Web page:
It's been difficult to follow all the "fiscal cliff" negotiations, not least because no one besides President Obama and Speaker Boehner really knows what's on the table. If you're just catching up with the various offers and counter-offers, you might find this chart by Dylan Matthews helpful, as I did:[caption id="attachment_22421" align="aligncenter" width="573"] Dylan Matthews, Wonkblog, Washington Post[/caption]The GOP's latest offer, which Boehner is calling "Plan B," focuses on the income threshold of $1,000,000 per year. But in discussions about this income threshold, I note that the misleading term "millionaires" often gets used: a recent Wall Street Journal headine said "GOP Poses Millionaire Tax-Rate Increase." And that's not just shorthand for the purpose of the article's title -- the lede reads:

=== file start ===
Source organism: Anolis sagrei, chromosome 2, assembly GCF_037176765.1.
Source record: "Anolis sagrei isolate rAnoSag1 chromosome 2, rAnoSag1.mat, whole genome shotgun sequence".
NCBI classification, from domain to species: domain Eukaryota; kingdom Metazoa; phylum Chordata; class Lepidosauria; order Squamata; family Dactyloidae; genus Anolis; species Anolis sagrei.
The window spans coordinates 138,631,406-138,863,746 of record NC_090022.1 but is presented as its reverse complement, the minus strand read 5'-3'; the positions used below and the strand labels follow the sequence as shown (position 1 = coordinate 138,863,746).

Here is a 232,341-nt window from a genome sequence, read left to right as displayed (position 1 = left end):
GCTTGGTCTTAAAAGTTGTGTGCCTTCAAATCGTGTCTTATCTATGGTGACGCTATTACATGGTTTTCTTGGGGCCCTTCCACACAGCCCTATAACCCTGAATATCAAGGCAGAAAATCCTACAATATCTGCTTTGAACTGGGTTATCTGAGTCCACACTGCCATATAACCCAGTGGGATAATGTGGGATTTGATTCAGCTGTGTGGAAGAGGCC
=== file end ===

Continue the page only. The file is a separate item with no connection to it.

A fresh proposal from House Speaker John Boehner to raise tax rates on millionaires marked a breakthrough in stalled budget negotiations with President Barack Obama, suggesting a potential framework for avoiding year-end spending cuts and tax increases known as the fiscal cliff.
"Millionaire" is very misleading when used in this way because the word usually refers to wealth or net worth, not annual income. The fact is, lots of people in our country are "millionaires," when the worth of their home, car(s), savings and retirement accounts, etc. are taken into account.But tax returns reporting over $1,000,000 annually are extremely rare -- about 0.1 percent of the returns. To put that level of income in a scale that makes more sense to the rest of the country, we might think of Boehner's plan to be about those who make, on average, more than $20,000 per week. Can you imagine making more than $20,000 per week? Or if each biweekly payday welcomed a direct deposit upwards of $40,000? I actually can't imagine it. But that's the kind of household our elected officials are discussing. Just to be clear.